The Nançay Radio Observatory is operated by the Paris Observatory, associated with the French Centre National de la Recherche Scientifique (CNRS). We acknowledge financial support from the “Programme National de Cosmologie and Galaxies” (PNCG), “Programme National Hautes Energies” (PNHE), and “Programme National Gravitation, Références, Astronomie, Métrologie” (PNGRAM) of CNRS/INSU, France. PCCF gratefully acknowledges financial support by the European Research Council for the ERC Starting grant BEACON and continued support from the Max Planck Society under contract No. 279702. We gratefully acknowledge support from the CNRS/IN2P3 Computing Center (CC-IN2P3—Lyon/Villeurbanne) for providing the computing resources needed for the pulsar searches in the SPAN512 survey data. The Fermi-LAT Collaboration acknowledges generous ongoing support from a number of agencies and institutes that have supported both the development and the operation of the LAT as well as scientific data analysis. These include the National Aeronautics and Space Administration and the Department of Energy in the United States, the Commissariat à l’Energie Atomique and the Centre National de la Recherche Scientifique/Institut National de Physique Nucléaire et de Physique des Particules in France, the Agenzia Spaziale Italiana and the Istituto Nazionale di Fisica Nucleare in Italy, the Ministry of Education, Culture, Sports, Science and Technology (MEXT), High Energy Accelerator Research Organization (KEK) and Japan Aerospace Exploration Agency (JAXA) in Japan, and the K. A. Wallenberg Foundation, the Swedish Research Council and the Swedish National Space Board in Sweden. Additional support for science analysis during the operations phase is gratefully acknowledged from the Istituto Nazionale di Astrofisica in Italy and the Centre National d’Études Spatiales in France. This work performed in part under DOE Contract DE-AC02-76SF00515. We would like to thank Pablo Saz Parkinson for his helpful comments and suggestions.

References

All Tables

Table 1.

Parameters for PSR J2055+3829 derived from the analysis of the NRT timing data using TEMPO2.

Table 2.

Orbital properties of Galactic disk and GC BW pulsars.

All Figures

thumbnail Fig. 1.

Pulse profile for PSR J2055+3829 at 1.4 GHz, formed by integrating 48.8 h of coherently dedispersed observations with the Nançay Radio Telescope and the NUPPI backend. Profiles recorded at orbital phases between 0.1 and 0.4 were excluded from the summation to avoid contamination of the integrated profile from dispersive delays caused by ionized material near the companion star. To improve readability we divided the number of phase bins by four to form a profile with 512 phase bins.

Open with DEXTER
In the text
thumbnail Fig. 2.

Post-fit timing residuals as a function of time for the best-fit timing solutions presented in Table 1, considering non-eclipsing binary phases only. Residuals shown in the upper panel are based on TOAs extracted by using a single template profile representative of the full 512-MHz bandwidth at 1.4 GHz, while those in the lower panel are based on TOAs obtained by fitting a template profile with the full frequency resolution to the data. Details on the TOA integration times, frequency bandwidths, and extraction procedures are given in Sect. 2 for the upper panel, and in Sect. 3 for the lower panel. Residuals shown as red squares (resp., blue diamonds) correspond to observations made at 1.4 GHz (resp., 2.1 and 2.5 GHz). In the upper panel (respectively, the lower panel), TOA uncertainties were multiplied by a correction factor (EFAC, see Sect. 2.1), of 1.074 (resp., 1.726).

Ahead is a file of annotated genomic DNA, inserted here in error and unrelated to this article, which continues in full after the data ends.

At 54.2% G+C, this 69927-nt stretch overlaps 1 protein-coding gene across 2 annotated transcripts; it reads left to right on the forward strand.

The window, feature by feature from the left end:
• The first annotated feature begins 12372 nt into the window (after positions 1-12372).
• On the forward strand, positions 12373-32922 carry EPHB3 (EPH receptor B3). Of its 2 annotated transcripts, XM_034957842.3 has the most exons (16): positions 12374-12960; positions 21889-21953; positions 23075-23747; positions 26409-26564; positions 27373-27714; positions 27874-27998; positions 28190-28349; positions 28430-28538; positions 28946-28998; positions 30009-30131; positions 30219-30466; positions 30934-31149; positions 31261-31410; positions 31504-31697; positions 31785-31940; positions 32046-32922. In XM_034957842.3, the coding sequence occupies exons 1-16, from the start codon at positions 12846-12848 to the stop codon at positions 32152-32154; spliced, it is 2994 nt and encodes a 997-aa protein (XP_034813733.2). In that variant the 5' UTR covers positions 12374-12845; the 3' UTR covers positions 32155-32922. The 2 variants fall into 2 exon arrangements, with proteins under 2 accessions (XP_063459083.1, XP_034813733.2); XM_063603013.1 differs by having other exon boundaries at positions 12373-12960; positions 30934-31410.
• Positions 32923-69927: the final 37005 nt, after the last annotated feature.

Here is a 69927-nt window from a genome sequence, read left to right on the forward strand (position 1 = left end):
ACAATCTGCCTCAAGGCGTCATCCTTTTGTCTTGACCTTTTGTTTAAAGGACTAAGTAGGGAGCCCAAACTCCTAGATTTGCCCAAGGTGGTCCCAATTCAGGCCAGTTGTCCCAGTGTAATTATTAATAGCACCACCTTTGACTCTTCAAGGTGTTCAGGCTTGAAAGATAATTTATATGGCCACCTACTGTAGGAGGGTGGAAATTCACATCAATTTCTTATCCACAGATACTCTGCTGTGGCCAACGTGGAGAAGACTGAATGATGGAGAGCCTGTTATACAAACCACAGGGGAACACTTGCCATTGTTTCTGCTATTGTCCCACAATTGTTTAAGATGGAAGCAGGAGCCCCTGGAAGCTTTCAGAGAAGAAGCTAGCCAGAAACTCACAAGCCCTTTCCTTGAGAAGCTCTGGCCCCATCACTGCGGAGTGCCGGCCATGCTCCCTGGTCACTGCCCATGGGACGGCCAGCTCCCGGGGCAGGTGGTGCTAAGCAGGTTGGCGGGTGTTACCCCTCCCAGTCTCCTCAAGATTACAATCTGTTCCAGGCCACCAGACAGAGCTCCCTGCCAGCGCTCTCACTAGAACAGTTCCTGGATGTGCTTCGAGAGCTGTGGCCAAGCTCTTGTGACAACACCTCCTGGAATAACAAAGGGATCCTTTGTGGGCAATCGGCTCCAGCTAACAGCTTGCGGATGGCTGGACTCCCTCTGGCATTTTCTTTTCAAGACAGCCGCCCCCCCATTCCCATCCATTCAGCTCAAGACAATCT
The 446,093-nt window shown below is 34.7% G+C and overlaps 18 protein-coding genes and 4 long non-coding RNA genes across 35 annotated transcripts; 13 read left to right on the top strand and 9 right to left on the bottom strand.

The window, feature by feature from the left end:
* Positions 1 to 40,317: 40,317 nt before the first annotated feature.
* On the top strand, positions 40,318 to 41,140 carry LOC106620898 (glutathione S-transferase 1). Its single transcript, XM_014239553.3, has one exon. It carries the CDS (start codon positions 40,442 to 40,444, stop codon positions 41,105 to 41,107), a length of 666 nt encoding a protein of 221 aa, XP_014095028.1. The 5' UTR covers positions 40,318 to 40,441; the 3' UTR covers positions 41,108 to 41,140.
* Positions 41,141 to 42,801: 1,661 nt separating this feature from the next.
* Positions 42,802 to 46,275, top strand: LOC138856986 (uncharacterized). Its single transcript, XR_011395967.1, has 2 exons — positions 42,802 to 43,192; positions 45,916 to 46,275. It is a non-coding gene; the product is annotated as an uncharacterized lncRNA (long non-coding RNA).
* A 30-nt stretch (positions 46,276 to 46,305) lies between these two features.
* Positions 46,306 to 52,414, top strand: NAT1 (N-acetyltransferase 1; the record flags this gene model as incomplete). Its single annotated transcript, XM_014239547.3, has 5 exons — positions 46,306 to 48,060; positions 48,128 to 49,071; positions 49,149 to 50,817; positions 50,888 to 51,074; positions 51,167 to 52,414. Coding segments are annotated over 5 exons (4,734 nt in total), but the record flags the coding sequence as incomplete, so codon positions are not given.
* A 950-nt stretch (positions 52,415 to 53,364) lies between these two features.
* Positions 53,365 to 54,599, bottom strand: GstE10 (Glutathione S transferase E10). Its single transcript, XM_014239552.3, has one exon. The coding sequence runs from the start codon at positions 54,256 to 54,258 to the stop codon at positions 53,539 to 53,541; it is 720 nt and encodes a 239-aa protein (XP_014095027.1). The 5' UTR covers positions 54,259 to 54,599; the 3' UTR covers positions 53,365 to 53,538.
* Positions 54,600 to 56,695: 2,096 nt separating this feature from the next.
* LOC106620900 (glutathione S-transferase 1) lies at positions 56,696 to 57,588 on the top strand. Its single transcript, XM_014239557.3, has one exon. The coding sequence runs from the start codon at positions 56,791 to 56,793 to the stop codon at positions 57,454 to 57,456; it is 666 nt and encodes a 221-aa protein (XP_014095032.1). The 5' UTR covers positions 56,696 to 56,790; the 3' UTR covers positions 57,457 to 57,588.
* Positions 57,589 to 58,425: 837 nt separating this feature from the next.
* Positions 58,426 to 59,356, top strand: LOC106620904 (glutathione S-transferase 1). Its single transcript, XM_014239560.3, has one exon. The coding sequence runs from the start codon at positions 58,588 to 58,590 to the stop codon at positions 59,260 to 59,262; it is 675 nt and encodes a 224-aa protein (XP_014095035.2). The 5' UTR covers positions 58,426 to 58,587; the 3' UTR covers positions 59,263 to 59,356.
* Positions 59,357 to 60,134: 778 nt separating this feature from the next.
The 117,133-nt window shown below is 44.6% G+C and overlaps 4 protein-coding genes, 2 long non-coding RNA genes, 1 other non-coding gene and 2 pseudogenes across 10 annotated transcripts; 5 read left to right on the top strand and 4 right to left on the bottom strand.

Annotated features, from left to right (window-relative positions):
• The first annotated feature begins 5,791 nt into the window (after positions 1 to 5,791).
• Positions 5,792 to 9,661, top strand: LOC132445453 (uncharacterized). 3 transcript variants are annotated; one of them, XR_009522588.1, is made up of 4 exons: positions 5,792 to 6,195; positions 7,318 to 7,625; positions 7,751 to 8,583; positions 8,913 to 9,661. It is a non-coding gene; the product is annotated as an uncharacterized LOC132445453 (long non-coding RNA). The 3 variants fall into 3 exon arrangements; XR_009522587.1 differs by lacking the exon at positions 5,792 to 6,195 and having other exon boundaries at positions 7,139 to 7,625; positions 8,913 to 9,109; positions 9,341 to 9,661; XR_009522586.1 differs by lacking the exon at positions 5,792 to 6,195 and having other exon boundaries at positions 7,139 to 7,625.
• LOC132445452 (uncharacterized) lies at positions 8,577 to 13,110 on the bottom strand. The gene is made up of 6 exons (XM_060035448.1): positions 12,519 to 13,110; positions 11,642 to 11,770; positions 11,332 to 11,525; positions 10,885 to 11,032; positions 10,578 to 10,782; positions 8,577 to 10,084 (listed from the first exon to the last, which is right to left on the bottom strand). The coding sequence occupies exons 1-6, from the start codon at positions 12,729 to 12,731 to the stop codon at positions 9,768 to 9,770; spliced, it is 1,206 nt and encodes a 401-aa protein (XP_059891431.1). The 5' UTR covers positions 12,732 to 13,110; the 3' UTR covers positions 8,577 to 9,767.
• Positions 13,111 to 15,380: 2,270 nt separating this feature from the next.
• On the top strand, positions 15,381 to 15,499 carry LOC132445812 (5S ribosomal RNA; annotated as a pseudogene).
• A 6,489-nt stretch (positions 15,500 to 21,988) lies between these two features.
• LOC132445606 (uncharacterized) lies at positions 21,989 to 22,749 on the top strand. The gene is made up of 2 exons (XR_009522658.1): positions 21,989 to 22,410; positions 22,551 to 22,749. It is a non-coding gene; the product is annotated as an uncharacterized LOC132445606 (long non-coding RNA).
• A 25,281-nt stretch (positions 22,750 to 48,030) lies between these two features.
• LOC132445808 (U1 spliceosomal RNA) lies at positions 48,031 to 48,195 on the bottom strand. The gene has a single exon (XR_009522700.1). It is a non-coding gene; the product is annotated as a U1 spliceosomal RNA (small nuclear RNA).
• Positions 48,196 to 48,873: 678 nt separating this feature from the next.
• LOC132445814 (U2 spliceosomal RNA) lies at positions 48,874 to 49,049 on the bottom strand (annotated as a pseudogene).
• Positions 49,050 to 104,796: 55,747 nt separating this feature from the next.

Open with DEXTER
In the text
thumbnail Fig. 3.

Evolution of the DM of PSR J2055+3829 as a function of time. Data points shown in black were determined by fitting constant DM values to 50-day segments of NUPPI timing data. The NUPPI observations were split into four sub-bands of 128 MHz each to allow for the fit in DM. The dashed line shows the best-fit DM model, as determined in the timing analysis (see Table 1, “Single template” column). The data point at MJD ∼57600 corresponds to a time interval in which only high frequency (2.1 and 2.5 GHz) observations were available, hence the large DM uncertainty.

Open with DEXTER
In the text
thumbnail Fig. 4.

Flux density as a function of orbital and pulse phase, for several observations of PSR J2055+3829 at 1.4 GHz with the NUPPI backend. Observation start epochs are given in each panel. To improve readability, the number of phase bins was reduced by a factor of eight, and the time-resolution was decreased to form one profile per approximately 30 s. The dashed blue lines indicate the phase of superior conjunction (orbital phase 0.25).

Open with DEXTER
In the text
thumbnail Fig. 5.

Timing residuals and excess electron column density as a function of orbital phase, around superior conjunction. All data points in this figure correspond to 1.4 GHz observations; S/Ns larger than 19 are close to the median value. Residuals and electron column densities from a given observation are shown with the same combination of symbols and colors. The phase of superior conjunction is shown as a dashed blue line.

Open with DEXTER
In the text
thumbnail Fig. 6.

Cumulative histograms of the mass functions (see Eq. (2)) of known eclipsing and non-eclipsing pulsars in the Galactic disk (left panel), in GCs (middle panel) and for the total population of BW pulsars (right panel). Pulsar names and mass functions for the various populations are given in Table 2.

Open with DEXTER
In the text
thumbnail Fig. 7.

Cumulative histograms of the mass functions of BW pulsars in the Galactic disk and in GCs.

Open with DEXTER
In the text